"In 1974, psychologist John Voevodsky tested a small, inexpensive gadget that would eventually make U.S. highways much safer," according to a research article cited on the the American Psychological Association website. "The gadget was a third brake light, mounted in the base of rear windshields so that when drivers pressed their brakes, a triangle of light warned following drivers to slow down."
I would guess because of the low profile of many cars. If you follow one too closely and they hit the brakes, the one in the back window can be seen. Where the conventional brake lights are hidden do to profile differences.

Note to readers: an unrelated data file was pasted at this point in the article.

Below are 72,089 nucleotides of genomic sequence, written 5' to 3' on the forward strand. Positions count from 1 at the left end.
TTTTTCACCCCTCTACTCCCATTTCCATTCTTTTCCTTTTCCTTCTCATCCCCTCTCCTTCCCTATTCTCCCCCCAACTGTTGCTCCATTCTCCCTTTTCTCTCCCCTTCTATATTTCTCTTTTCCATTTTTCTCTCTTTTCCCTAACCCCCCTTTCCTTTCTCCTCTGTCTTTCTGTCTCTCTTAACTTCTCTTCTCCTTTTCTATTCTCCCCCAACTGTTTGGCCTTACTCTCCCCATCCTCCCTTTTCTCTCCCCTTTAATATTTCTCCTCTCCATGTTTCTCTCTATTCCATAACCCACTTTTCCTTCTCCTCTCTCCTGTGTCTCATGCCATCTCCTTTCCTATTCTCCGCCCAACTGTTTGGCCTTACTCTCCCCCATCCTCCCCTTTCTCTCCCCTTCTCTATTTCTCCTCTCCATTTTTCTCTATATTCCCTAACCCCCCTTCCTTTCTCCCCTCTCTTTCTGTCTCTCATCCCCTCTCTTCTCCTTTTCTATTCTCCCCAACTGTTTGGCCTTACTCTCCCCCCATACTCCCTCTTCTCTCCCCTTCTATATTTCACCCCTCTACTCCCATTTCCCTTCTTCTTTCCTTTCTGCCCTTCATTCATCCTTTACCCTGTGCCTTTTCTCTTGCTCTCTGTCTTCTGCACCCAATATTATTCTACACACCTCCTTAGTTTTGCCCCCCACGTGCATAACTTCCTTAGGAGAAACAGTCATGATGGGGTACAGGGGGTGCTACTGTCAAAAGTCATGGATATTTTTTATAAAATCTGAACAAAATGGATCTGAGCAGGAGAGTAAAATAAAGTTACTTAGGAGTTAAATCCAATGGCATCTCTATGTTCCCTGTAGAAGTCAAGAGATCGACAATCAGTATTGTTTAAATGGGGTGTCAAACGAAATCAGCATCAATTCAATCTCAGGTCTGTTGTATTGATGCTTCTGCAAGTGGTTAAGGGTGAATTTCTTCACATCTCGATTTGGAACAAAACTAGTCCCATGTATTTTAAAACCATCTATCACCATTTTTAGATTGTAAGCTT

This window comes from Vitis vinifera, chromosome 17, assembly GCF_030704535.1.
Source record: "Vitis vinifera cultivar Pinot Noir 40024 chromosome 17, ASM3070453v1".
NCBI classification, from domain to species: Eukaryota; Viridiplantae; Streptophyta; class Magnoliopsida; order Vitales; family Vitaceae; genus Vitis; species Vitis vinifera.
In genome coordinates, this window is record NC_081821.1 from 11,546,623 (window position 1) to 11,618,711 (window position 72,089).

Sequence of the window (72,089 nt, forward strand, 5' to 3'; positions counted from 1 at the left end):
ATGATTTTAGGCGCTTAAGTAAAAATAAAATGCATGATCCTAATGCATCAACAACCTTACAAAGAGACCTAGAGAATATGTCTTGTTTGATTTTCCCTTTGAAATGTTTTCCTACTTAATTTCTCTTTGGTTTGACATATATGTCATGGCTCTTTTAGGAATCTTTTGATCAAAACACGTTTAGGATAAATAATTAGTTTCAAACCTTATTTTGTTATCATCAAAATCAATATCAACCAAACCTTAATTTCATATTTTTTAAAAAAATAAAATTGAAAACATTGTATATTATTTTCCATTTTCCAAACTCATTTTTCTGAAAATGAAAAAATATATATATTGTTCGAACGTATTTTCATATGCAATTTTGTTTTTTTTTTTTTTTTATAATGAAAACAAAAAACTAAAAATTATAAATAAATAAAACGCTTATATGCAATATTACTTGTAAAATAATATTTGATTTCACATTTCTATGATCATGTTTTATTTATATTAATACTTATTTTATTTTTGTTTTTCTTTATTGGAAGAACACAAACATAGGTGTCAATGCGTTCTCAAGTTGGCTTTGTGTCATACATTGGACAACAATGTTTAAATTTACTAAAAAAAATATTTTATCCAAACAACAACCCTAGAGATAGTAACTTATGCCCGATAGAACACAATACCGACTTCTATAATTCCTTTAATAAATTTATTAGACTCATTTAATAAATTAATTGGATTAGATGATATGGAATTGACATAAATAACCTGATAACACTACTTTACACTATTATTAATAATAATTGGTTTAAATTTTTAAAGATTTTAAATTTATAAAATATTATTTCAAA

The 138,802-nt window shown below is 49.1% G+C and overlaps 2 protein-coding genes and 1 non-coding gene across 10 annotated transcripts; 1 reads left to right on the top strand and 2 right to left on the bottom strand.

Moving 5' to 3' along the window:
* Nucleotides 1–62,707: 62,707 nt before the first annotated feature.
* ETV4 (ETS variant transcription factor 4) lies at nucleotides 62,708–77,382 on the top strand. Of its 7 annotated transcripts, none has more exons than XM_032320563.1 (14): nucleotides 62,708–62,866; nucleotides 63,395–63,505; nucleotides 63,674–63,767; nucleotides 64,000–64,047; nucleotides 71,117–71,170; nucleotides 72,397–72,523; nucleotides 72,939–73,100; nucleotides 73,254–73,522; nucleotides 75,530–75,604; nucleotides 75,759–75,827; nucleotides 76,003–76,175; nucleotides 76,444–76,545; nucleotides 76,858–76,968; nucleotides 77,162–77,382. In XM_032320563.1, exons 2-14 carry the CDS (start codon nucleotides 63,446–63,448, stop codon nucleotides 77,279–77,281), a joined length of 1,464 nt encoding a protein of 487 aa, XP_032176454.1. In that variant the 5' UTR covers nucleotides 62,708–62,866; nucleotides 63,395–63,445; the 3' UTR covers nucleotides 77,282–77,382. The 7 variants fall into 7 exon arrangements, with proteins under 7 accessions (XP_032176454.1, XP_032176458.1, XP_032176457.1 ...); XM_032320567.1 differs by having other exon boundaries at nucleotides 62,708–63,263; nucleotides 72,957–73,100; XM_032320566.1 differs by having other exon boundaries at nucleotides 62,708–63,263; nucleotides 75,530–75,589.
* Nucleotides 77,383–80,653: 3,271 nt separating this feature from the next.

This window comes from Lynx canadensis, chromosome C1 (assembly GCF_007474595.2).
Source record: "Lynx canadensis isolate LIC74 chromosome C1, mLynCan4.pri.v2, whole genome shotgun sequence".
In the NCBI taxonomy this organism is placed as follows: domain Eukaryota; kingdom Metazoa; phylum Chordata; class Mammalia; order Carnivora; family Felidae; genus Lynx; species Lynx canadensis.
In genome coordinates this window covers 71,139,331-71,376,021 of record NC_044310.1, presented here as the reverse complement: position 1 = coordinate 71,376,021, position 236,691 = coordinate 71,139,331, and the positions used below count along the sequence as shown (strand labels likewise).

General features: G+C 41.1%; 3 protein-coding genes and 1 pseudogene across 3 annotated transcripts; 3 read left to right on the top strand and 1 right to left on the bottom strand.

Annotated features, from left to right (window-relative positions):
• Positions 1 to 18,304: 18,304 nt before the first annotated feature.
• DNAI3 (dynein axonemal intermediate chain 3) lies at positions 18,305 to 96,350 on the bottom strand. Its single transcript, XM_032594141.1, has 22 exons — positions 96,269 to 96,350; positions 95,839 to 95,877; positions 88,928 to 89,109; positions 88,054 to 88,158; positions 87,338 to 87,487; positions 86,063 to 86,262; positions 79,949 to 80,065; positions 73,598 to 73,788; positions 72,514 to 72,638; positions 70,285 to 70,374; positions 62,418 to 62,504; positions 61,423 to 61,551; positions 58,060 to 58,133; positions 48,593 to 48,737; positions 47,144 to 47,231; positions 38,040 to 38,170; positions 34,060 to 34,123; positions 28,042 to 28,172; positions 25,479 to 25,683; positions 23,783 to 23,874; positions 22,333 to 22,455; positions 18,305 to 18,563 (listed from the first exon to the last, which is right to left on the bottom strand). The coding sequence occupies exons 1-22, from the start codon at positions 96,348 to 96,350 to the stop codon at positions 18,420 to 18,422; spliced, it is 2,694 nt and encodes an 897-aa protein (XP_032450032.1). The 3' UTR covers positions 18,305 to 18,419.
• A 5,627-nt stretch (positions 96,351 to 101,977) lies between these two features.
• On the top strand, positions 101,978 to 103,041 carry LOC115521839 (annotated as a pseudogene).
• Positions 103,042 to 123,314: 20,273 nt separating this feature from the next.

I can recall when motor vehicles didn't have brake light or turn indicators. Some still had mechanical brakes (as distinct from hydraulics) Yep, I'm an oldie. You used to have to be sharp, really on the ball. Hand signals for turns (the driver's window was always wound down) Big trucks had wooden broom handles with plywood hands on the end of 'em. No automatic transmissions either, all manual-gear changes with no synchro on first.